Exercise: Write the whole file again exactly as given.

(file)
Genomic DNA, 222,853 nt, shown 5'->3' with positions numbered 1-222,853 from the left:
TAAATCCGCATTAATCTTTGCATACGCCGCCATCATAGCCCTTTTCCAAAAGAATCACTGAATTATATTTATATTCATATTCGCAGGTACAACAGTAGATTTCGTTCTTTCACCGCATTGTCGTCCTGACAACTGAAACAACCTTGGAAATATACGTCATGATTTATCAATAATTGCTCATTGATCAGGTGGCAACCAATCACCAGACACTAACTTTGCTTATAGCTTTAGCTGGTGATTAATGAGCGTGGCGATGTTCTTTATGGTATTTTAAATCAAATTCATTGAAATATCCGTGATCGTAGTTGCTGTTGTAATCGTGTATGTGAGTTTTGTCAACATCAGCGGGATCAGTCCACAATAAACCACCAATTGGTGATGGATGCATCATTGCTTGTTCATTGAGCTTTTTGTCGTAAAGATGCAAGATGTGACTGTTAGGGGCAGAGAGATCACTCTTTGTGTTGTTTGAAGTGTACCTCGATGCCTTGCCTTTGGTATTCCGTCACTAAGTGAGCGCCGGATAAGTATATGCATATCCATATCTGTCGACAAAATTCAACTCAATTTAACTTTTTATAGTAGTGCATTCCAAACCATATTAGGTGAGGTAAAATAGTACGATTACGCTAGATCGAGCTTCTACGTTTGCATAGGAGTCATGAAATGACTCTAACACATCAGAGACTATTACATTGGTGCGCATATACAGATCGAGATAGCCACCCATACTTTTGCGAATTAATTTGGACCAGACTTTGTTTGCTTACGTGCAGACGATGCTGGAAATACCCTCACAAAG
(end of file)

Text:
Genomic DNA, 222,853 nt, shown 5'->3' with positions numbered 1-222,853 from the left:
TAAATCCGCATTAATCTTTGCATACGCCGCCATCATAGCCCTTTTCCAAAAGAATCACTGAATTATATTTATATTCATATTCGCAGGTACAACAGTAGATTTCGTTCTTTCACCGCATTGTCGTCCTGACAACTGAAACAACCTTGGAAATATACGTCATGATTTATCAATAATTGCTCATTGATCAGGTGGCAACCAATCACCAGACACTAACTTTGCTTATAGCTTTAGCTGGTGATTAATGAGCGTGGCGATGTTCTTTATGGTATTTTAAATCAAATTCATTGAAATATCCGTGATCGTAGTTGCTGTTGTAATCGTGTATGTGAGTTTTGTCAACATCAGCGGGATCAGTCCACAATAAACCACCAATTGGTGATGGATGCATCATTGCTTGTTCATTGAGCTTTTTGTCGTAAAGATGCAAGATGTGACTGTTAGGGGCAGAGAGATCACTCTTTGTGTTGTTTGAAGTGTACCTCGATGCCTTGCCTTTGGTATTCCGTCACTAAGTGAGCGCCGGATAAGTATATGCATATCCATATCTGTCGACAAAATTCAACTCAATTTAACTTTTTATAGTAGTGCATTCCAAACCATATTAGGTGAGGTAAAATAGTACGATTACGCTAGATCGAGCTTCTACGTTTGCATAGGAGTCATGAAATGACTCTAACACATCAGAGACTATTACATTGGTGCGCATATACAGATCGAGATAGCCACCCATACTTTTGCGAATTAATTTGGACCAGACTTTGTTTGCTTACGTGCAGACGATGCTGGAAATACCCTCACAAAG